Business Rates information

Business Rate Retail Discount

Retail Discount 2022/23

At the Budget on 27 October 2021 the Chancellor announced the introduction of a new business rates relief scheme for retail, hospitality and leisure properties worth almost £1.7 billion in 2022/23. 

The 2022/23 Retail, Hospitality and Leisure Business Rates Relief Scheme will provide eligible, occupied, retail, hospitality and leisure properties with a 50% relief, up to a cash cap limit of £110,000 per business.

The Retail, Hospitality and Leisure relief Scheme 50% discount is subject to a ‘cash cap’.  This means a ratepayer may only claim up to £110,000 of support under the 2022/23 Retail, Hospitality and Leisure Relief Scheme for all of their eligible premises.

Therefore, to claim the Retail, Hospitality and Leisure relief you must not have exceeded either the £110,000 cash cap for 2022/23 or the Small Amounts of Financial Assistance limit of £343,000 over 3 years (including 2022/23).

Who will benefit from the relief?

Properties that will benefit from the relief will be occupied and wholly or mainly be used:

  • as shops, restaurants, cafes, drinking establishments, cinemas or live music venues.
  • for assembly and leisure; or
  • as hotels, guest & boarding premises or self-catering accommodation.

Sale of Goods

We consider shops, restaurants, cafes, drinking establishments, cinemas and live music venues to mean:

  • Shops (such as: florists, bakers, butchers, grocers, greengrocers, jewellers, stationers, off licences, chemists, newsagents, hardware stores, supermarkets, etc)
  • Charity shops
  • Opticians
  • Post offices
  • Furnishing shops/ display rooms (such as: carpet shops, double glazing, garage doors)
  • Car/ caravan show rooms
  • Second-hand car lots
  • Markets
  • Petrol stations
  • Garden centres
  • Art galleries (where art is for sale/hire)

Provision of services

Properties that are being used for the provision of the following services to visiting members of the public:

  • Hair and beauty services (such as: hairdressers, nail bars, beauty salons, tanning shops, etc)
  • Shoe repairs/ key cutting
  • Travel agents
  • Ticket offices e.g., for theatre
  • Dry cleaners
  • Launderettes
  • PC/ TV/ domestic appliance repair
  • Funeral directors
  • Photo processing
  • Tool hire
  • Car hire

Sale of food and drink

Properties that are being used for the sale of food and/or drink to visiting members of the public:

  • Restaurants
  • Takeaways
  • Sandwich shops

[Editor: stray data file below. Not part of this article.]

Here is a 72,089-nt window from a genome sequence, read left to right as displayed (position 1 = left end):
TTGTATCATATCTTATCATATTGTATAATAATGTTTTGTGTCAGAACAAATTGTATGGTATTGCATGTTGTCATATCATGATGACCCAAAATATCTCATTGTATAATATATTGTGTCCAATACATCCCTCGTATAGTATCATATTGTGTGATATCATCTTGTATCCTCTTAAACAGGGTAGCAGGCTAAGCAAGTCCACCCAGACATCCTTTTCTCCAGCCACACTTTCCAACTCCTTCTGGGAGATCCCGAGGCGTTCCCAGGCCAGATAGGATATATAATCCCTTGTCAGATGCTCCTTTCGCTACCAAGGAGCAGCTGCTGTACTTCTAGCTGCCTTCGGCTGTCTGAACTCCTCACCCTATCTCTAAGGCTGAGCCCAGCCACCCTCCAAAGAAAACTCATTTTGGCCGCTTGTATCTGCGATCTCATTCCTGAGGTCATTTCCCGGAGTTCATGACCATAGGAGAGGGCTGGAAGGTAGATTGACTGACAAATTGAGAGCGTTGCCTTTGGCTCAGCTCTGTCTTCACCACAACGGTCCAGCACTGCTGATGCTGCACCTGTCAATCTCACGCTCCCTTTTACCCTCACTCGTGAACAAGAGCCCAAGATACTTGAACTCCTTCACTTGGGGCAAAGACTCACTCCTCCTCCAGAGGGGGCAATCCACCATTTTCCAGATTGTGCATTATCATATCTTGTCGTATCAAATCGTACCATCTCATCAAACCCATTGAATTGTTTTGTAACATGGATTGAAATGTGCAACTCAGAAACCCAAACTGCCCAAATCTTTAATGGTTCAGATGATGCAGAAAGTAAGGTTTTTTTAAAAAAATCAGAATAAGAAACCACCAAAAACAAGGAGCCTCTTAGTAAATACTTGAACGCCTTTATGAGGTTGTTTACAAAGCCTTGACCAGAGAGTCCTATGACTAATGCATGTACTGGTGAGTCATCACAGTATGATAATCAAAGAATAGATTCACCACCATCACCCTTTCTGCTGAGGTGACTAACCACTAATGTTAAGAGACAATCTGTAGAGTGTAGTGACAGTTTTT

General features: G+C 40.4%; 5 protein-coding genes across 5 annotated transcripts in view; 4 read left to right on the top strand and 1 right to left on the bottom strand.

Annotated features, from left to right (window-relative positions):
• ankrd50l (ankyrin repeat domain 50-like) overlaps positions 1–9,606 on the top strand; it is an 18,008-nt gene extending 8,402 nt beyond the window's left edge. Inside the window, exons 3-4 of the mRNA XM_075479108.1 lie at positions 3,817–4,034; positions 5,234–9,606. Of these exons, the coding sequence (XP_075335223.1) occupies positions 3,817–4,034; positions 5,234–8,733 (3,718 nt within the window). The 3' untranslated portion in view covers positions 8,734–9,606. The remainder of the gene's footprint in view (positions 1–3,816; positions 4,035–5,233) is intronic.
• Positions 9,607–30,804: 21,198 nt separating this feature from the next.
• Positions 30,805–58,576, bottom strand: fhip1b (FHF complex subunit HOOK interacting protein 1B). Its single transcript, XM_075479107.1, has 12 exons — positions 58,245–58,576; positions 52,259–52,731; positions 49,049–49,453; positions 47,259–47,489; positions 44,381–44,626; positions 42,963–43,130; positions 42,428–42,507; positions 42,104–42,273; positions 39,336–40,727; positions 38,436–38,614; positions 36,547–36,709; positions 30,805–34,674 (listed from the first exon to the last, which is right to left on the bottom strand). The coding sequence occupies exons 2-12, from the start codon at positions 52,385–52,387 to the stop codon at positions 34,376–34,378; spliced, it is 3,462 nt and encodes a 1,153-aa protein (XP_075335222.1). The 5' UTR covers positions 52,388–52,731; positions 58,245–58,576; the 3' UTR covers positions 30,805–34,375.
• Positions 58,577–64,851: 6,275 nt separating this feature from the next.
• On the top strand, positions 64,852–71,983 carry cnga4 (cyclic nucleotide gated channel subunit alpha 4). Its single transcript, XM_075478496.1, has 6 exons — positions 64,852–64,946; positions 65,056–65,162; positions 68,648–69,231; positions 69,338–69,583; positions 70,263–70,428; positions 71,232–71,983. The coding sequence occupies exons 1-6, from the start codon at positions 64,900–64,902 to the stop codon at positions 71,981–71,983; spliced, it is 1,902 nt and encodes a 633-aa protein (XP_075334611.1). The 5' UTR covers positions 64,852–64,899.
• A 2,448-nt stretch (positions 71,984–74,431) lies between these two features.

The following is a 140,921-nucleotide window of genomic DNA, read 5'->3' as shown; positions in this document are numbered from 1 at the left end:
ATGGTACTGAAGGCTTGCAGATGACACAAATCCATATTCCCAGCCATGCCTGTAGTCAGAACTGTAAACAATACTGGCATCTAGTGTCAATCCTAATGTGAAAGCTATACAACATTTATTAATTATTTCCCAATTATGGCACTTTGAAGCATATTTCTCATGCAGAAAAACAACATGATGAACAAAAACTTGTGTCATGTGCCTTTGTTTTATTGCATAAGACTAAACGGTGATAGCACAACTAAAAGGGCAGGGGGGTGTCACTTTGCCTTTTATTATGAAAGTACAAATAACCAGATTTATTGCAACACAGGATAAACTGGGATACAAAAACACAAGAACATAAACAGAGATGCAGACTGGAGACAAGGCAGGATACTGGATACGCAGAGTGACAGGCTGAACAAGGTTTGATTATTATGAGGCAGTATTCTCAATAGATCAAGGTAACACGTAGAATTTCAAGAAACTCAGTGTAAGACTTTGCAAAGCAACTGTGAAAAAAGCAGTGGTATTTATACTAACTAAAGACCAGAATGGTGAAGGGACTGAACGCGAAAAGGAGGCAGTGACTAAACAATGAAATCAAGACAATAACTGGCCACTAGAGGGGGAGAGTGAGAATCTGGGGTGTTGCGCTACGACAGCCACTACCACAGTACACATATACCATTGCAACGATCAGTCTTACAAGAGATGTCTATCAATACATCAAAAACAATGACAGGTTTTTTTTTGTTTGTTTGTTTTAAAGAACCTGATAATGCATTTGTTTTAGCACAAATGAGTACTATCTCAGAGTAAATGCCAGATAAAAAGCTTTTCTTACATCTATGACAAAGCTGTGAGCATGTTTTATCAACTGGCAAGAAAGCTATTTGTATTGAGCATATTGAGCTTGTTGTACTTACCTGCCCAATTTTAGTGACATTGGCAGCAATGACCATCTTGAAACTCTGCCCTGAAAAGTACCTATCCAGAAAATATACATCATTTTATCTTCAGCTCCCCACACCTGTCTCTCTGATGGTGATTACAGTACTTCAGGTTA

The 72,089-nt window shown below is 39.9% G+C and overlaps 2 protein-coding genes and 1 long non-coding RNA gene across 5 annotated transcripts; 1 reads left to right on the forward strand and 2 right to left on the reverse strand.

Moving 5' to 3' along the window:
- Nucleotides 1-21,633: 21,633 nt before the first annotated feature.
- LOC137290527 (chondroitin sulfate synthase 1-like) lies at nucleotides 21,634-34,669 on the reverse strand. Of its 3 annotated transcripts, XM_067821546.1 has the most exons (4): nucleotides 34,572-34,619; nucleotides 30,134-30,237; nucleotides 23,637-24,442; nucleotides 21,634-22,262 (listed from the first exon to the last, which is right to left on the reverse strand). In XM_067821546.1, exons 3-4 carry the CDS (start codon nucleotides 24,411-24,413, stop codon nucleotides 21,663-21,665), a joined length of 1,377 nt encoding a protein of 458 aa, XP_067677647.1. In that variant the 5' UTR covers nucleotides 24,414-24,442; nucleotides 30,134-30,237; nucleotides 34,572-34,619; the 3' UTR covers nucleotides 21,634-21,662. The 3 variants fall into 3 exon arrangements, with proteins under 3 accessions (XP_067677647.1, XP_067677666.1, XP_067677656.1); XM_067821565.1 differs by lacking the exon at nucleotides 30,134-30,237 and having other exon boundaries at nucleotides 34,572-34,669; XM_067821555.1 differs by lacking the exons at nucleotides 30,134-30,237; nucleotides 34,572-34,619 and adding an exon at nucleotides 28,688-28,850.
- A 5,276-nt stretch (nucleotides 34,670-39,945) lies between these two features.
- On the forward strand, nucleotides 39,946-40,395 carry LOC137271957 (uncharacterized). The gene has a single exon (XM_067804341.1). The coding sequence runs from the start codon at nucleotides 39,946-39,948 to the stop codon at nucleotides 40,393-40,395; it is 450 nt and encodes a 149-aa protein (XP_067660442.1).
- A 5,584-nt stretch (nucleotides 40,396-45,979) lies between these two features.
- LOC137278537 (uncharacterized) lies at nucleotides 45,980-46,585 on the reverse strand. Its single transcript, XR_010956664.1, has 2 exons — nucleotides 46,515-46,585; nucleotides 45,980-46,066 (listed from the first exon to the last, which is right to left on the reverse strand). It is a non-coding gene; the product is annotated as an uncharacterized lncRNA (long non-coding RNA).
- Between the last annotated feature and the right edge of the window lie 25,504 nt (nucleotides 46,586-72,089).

• Coffee shops
  • Pubs
  • Bars


Properties which are being used as cinemas

Music venues

Live music venues are hereditaments wholly or mainly used for the performance of live music for the purpose of entertaining an audience. Hereditaments cannot be considered a live music venue for the purpose of business rates relief where a venue is wholly or mainly used as a nightclub or a theatre, for the purposes of the Town and Country Planning (Use Classes) Order 1987 (as amended).

Properties can be a live music venue even if used for other activities, but only if those other activities:

  • are merely ancillary or incidental to the performance of live music (e.g., the sale/supply of alcohol to audience members); and
  • do not affect the fact that the primary activity for the premises is the performance of live music.


We consider assembly and leisure to be properties that are being used for the provision of sport, leisure and facilities to visiting members of the public (including for the viewing of such activities):

  • Sports grounds and clubs
  • Museums and art galleries
  • Nightclubs
  • Sport and leisure facilities
  • Stately homes and historic houses
  • Theatres
  • Tourist attractions
  • Gyms
  • Wellness centres, spas, massage parlours
  • Casinos, gambling clubs and bingo halls

Properties that are being used for the assembly of visiting members of the public:

  • Public halls
  • Clubhouses, clubs and institutions

Hotels, guest & boarding premises, self-catering accommodation 

We consider hotels, guest & boarding premises and self-catering accommodation to be properties where the non-domestic part is being used for the provision of living accommodation as a business:

  • Hotels, guest and boarding houses
  • Holiday homes